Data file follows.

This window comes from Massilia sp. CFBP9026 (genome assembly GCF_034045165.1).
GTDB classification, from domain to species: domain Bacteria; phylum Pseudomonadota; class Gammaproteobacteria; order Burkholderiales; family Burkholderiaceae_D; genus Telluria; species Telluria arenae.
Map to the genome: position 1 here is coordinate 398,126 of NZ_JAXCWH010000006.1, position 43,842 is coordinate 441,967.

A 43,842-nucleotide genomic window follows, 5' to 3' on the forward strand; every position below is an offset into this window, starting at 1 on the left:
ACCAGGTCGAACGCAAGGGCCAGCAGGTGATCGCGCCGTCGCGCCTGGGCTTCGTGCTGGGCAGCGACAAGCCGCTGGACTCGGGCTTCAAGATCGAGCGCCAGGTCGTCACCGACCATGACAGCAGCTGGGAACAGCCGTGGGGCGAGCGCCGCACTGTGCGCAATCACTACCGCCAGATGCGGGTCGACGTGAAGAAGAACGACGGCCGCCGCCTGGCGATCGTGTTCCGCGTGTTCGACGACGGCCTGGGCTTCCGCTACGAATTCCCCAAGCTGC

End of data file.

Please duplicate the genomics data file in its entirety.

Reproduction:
This window comes from Massilia sp. CFBP9026 (genome assembly GCF_034045165.1).
GTDB classification, from domain to species: domain Bacteria; phylum Pseudomonadota; class Gammaproteobacteria; order Burkholderiales; family Burkholderiaceae_D; genus Telluria; species Telluria arenae.
Map to the genome: position 1 here is coordinate 398,126 of NZ_JAXCWH010000006.1, position 43,842 is coordinate 441,967.

A 43,842-nucleotide genomic window follows, 5' to 3' on the forward strand; every position below is an offset into this window, starting at 1 on the left:
ACCAGGTCGAACGCAAGGGCCAGCAGGTGATCGCGCCGTCGCGCCTGGGCTTCGTGCTGGGCAGCGACAAGCCGCTGGACTCGGGCTTCAAGATCGAGCGCCAGGTCGTCACCGACCATGACAGCAGCTGGGAACAGCCGTGGGGCGAGCGCCGCACTGTGCGCAATCACTACCGCCAGATGCGGGTCGACGTGAAGAAGAACGACGGCCGCCGCCTGGCGATCGTGTTCCGCGTGTTCGACGACGGCCTGGGCTTCCGCTACGAATTCCCCAAGCTGC